By Ken Clarke
Lesser known as a solo artist than for his days of windmilling The Who to super stardom, Pete Townshend does indeed possess an impressive catalogue of his own work. Although he composed The Who’s material, not every song was appropriate or even intended for the band. Nowhere is this more evident than the new retrospective, Pete Townshend Gold, is a two-disc compilation representing some of the finest moments in Townshend’s solo career. The 34 chosen tracks range from his first solo outing, 1972’s Who Came First, to 1993’s Psychoderelict, his most recent official studio recording.
While two discs is a rather skimpy example of what Townshend created during those years, Gold does stand on its own as an amazing recording. The songs weave from tenderly constructed ballads to eccentric rockers, exploring the depths of frustration and despair alongside the heights of spirituality and optimism. Townshend offers his perspective through unique arrangements and of course, first class musicianship.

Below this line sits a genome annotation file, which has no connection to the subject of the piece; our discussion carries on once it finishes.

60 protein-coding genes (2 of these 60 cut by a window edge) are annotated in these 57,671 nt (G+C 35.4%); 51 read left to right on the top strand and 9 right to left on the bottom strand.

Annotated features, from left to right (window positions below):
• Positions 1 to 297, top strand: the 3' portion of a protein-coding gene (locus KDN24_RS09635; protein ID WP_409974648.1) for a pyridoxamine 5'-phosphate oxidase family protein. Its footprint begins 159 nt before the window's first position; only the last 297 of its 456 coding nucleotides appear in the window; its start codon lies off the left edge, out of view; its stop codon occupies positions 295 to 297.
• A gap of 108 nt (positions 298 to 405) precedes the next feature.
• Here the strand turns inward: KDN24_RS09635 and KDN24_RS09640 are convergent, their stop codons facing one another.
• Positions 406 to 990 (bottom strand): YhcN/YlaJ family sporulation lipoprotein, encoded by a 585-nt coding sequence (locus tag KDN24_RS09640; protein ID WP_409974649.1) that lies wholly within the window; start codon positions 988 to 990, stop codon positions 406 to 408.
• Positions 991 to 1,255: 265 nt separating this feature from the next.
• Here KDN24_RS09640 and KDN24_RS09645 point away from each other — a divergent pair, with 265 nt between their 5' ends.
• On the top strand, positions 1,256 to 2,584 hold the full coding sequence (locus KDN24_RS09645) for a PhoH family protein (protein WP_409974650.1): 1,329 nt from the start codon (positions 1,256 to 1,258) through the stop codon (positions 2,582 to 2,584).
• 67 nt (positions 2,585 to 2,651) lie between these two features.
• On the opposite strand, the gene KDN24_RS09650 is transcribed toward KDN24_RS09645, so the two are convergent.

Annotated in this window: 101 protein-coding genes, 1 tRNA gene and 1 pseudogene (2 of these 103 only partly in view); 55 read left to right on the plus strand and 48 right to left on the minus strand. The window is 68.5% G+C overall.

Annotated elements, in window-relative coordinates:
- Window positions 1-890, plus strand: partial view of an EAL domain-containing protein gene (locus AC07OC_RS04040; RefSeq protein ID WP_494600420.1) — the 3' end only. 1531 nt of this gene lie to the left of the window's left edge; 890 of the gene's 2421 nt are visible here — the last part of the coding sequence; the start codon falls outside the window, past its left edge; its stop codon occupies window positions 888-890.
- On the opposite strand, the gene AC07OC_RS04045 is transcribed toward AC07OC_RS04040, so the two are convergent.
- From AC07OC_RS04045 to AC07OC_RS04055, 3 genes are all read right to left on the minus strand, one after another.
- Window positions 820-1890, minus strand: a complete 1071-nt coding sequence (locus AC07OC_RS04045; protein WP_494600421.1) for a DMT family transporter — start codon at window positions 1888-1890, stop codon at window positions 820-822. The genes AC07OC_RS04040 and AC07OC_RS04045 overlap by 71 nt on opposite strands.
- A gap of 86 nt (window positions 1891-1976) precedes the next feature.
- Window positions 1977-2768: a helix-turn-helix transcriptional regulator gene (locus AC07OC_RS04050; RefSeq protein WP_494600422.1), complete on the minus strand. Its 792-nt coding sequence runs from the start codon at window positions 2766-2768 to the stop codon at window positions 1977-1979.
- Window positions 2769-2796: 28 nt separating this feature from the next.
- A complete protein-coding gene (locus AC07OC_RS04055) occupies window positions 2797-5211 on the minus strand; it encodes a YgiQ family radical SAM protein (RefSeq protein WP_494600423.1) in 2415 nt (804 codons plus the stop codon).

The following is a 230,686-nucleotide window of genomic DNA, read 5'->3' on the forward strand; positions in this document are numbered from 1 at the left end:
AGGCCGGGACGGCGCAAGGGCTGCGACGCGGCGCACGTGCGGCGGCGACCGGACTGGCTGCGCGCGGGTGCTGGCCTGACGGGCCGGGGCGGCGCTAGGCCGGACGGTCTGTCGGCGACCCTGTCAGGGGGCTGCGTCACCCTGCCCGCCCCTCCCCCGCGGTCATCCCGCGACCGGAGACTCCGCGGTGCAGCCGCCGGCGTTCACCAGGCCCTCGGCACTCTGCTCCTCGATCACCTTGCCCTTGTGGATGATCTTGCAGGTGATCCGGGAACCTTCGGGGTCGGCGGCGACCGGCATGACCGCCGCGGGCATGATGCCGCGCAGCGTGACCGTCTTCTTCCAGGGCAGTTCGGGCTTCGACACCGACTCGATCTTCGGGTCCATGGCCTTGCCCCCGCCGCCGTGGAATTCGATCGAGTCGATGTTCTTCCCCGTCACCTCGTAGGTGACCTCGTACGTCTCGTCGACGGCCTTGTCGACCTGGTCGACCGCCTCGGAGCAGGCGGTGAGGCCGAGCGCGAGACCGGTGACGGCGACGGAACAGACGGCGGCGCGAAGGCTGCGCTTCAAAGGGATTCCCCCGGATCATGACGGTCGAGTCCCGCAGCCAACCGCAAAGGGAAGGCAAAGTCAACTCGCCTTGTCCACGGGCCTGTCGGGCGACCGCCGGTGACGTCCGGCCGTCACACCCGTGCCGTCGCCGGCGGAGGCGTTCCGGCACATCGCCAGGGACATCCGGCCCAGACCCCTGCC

Although the tunes are not set in chronological order, Gold works as a cohesive whole, which is a testament to the timelessness of each piece. This unity is aided by each selection being newly remastered, lending a fresh perspective to each track.
Gold may not be essential to Townshend fans who own the original albums but it is highly recommended to curious listeners that only know him through The Who.